Tip of the Day: Add my forthcoming book, THE PAPARAZZI PROJECT to your "to-read" list on Goodreads.
It must exist! Ok, something rather cool popped up on Wikepedia this week. An entry for New-Adult Fiction. Maybe you've heard the term tossed around between your cool author friends and wondered what the heck is New-Adult? I know I did the first time I heard it. According to Wikipedia:
"New-adult Fiction or post-adolescent literature is a recent category of fiction for young adults first proposed by St. Martin's Press in 2009. St. Martin’s Press editors wanted to address the coming-of-age that also happens in a young person’s twenties. They wanted to consider stories about young adults who were legally adults, but who were still finding their way in building a life and figuring out what it means to be an adult."
I remember a time, not terribly long ago (about 2006), when I was querying agents with a book about a college freshman and was told several times that no one would ever buy a book with a main character of that age. That I either had to jack up the ages of my characters and make it an adult book or lower the ages and make it a young adult. I'll tell you that I made the characters younger and went along with what I was being told. But I often wondered, why don't people want to read about characters in college? What do the readers who feel young adult books are too young for them (and I don't know what age this happens at as I've yet to reach it myself) and don't want to read adult books read?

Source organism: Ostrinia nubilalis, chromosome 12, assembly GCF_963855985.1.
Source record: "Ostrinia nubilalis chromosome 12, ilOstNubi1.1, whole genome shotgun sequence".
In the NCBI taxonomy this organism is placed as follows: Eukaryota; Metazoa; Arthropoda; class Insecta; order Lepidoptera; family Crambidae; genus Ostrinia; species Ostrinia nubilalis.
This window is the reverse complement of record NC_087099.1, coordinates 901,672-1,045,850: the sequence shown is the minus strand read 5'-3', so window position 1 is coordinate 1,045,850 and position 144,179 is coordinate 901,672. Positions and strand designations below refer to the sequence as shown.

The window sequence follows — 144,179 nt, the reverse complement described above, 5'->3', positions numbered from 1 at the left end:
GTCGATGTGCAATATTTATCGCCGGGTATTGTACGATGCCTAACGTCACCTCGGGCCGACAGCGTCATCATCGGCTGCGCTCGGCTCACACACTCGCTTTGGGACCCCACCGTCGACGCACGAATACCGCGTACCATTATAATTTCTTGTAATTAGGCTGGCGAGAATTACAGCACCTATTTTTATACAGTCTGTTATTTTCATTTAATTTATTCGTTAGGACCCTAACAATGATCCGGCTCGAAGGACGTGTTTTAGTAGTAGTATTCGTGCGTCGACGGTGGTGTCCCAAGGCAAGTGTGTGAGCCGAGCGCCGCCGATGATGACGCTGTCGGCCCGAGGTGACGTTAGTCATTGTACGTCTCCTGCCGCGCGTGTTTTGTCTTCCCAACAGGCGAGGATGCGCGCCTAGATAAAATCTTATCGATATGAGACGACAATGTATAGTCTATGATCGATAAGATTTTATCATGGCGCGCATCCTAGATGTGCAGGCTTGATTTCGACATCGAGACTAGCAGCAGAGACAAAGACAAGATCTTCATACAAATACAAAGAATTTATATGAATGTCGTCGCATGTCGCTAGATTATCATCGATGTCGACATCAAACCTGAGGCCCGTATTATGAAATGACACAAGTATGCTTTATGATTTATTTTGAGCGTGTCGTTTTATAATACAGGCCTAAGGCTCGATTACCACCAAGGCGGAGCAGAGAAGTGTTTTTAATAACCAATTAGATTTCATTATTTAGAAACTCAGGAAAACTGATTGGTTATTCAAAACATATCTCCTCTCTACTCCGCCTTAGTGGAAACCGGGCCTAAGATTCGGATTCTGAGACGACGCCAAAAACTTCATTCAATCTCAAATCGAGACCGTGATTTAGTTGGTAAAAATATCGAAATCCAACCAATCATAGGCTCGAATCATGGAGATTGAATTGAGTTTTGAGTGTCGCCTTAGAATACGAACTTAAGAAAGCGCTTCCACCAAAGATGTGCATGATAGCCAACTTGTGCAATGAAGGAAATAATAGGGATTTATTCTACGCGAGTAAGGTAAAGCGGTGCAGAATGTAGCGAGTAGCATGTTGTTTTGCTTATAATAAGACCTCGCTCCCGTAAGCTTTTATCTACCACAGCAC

And finally there is a genre! New Adult is getting increasingly popular with stand-out self pubbers like Jessica Park and Jamie McGuire.
And you may have noticed that traditional publishers have taken notice of these NA self-pubbers and are snapping up their books left and right.
And finally Wikepedia has given the genre their own entry!
What do you guys think about New-Adult Fiction? Would you read it? Would you give writing it a try?
Kristina, Miss Author in Action